(ORDO NEWS) — According to new research , conducted in the UK , even a small increase in the amount of harmful substances in the air affects the growth of depression and anxiety in people. Scientists have found, that increased levels of nitrogen oxide in the air ( due to the exhaust gas) increases the risk of mental disorders by 39%.
Scientists also found that people living in areas with higher levels of pollution are twice as likely to have psychological problems as those who live in the least polluted areas. The researchers note that other factors, such as genetics and a happy childhood, are also important for mental health, but unlike them, the problem of air pollution can be solved.
The study involved over 1,000 adults in South East London. Scientists have been researching for five years. The authors also note that the results of this work are relevant to cities and towns around the world. At the moment, in the UK, almost every urban area has a level of pollution above the acceptable standards of the World Health Organization, and around the world 90% of people breathe dirty air.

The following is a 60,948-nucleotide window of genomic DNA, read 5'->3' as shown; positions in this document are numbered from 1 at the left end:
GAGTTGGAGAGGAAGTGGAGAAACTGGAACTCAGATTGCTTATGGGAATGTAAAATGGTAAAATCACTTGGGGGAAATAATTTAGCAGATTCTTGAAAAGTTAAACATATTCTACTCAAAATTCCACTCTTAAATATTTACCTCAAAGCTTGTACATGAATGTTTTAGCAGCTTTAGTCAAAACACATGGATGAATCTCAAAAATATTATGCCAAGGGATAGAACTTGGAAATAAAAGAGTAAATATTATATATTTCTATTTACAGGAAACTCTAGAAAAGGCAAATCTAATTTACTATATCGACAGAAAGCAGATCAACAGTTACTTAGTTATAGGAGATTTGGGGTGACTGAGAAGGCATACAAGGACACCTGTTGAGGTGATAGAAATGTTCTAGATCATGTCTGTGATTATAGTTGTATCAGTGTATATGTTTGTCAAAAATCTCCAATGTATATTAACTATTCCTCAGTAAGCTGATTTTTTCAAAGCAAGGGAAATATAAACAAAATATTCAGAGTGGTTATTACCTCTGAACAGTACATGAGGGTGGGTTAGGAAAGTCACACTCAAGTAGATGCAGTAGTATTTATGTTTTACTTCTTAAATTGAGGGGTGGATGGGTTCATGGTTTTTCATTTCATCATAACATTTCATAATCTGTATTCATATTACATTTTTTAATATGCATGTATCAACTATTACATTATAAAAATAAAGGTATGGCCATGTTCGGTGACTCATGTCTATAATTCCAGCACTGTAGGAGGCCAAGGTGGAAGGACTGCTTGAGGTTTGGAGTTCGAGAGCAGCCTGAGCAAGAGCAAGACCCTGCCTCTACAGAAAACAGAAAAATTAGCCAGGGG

Dr. Ian Mudway, one of the authors of the paper, said that the rate of mental disorders is known to be higher in cities, as there is less green space and more social problems. However, he stressed that new research has indicated that even if the socioeconomic causes of depression in cities are overcome, the air can continue to be dirty, thereby affecting people’s health.
New research that was published in the journal Social Psychiatry and Psychiatric Epidemiology, highlights the effects of air pollution on the brain. Scientists have long known that bad air affects the heart and lungs, but very little work has been done that has examined the negative effects of air pollution on the brain.
New research has linked polluted air to an increase in suicide rates and has shown that the risk of mental illness increases in polluted areas. Previous work has also shown that air pollution causes a decrease in intelligence and is associated with dementia. In 2019, scientists concluded that air pollution can wreak havoc on every organ in the human body.
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